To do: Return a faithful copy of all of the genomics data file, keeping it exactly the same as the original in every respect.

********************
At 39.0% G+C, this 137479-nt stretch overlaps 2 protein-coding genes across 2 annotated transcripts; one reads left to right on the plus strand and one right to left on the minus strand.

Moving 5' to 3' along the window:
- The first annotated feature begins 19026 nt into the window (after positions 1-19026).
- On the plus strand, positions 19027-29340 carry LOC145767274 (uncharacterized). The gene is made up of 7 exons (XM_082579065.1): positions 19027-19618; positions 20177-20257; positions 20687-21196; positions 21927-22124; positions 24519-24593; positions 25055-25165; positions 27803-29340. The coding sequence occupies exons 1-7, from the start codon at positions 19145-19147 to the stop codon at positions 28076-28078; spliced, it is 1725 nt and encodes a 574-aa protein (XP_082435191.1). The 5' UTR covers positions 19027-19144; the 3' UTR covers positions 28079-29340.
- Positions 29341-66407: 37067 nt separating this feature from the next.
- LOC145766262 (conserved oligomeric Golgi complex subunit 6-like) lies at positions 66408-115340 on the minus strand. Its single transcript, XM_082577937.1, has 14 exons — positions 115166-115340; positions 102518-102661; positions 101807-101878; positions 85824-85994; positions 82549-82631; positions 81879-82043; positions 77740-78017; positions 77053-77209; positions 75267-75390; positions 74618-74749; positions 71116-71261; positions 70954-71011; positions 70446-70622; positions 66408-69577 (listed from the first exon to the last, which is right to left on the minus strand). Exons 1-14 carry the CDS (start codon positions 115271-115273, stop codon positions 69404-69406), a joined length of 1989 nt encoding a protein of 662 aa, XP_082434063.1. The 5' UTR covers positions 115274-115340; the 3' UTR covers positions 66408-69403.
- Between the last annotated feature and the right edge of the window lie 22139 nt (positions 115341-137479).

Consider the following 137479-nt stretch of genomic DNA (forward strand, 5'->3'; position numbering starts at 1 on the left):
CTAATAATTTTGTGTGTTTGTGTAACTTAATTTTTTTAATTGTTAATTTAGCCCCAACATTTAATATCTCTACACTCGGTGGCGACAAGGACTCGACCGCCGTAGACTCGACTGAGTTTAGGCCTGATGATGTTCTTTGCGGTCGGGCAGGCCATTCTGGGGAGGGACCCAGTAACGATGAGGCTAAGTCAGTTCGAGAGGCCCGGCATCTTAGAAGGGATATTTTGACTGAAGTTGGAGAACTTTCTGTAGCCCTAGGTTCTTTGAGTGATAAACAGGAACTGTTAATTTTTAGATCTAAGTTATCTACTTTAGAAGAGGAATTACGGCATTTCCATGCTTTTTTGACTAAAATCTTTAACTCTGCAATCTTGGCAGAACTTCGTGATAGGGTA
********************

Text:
At 39.0% G+C, this 137479-nt stretch overlaps 2 protein-coding genes across 2 annotated transcripts; one reads left to right on the plus strand and one right to left on the minus strand.

Moving 5' to 3' along the window:
- The first annotated feature begins 19026 nt into the window (after positions 1-19026).
- On the plus strand, positions 19027-29340 carry LOC145767274 (uncharacterized). The gene is made up of 7 exons (XM_082579065.1): positions 19027-19618; positions 20177-20257; positions 20687-21196; positions 21927-22124; positions 24519-24593; positions 25055-25165; positions 27803-29340. The coding sequence occupies exons 1-7, from the start codon at positions 19145-19147 to the stop codon at positions 28076-28078; spliced, it is 1725 nt and encodes a 574-aa protein (XP_082435191.1). The 5' UTR covers positions 19027-19144; the 3' UTR covers positions 28079-29340.
- Positions 29341-66407: 37067 nt separating this feature from the next.
- LOC145766262 (conserved oligomeric Golgi complex subunit 6-like) lies at positions 66408-115340 on the minus strand. Its single transcript, XM_082577937.1, has 14 exons — positions 115166-115340; positions 102518-102661; positions 101807-101878; positions 85824-85994; positions 82549-82631; positions 81879-82043; positions 77740-78017; positions 77053-77209; positions 75267-75390; positions 74618-74749; positions 71116-71261; positions 70954-71011; positions 70446-70622; positions 66408-69577 (listed from the first exon to the last, which is right to left on the minus strand). Exons 1-14 carry the CDS (start codon positions 115271-115273, stop codon positions 69404-69406), a joined length of 1989 nt encoding a protein of 662 aa, XP_082434063.1. The 5' UTR covers positions 115274-115340; the 3' UTR covers positions 66408-69403.
- Between the last annotated feature and the right edge of the window lie 22139 nt (positions 115341-137479).

Consider the following 137479-nt stretch of genomic DNA (forward strand, 5'->3'; position numbering starts at 1 on the left):
CTAATAATTTTGTGTGTTTGTGTAACTTAATTTTTTTAATTGTTAATTTAGCCCCAACATTTAATATCTCTACACTCGGTGGCGACAAGGACTCGACCGCCGTAGACTCGACTGAGTTTAGGCCTGATGATGTTCTTTGCGGTCGGGCAGGCCATTCTGGGGAGGGACCCAGTAACGATGAGGCTAAGTCAGTTCGAGAGGCCCGGCATCTTAGAAGGGATATTTTGACTGAAGTTGGAGAACTTTCTGTAGCCCTAGGTTCTTTGAGTGATAAACAGGAACTGTTAATTTTTAGATCTAAGTTATCTACTTTAGAAGAGGAATTACGGCATTTCCATGCTTTTTTGACTAAAATCTTTAACTCTGCAATCTTGGCAGAACTTCGTGATAGGGTA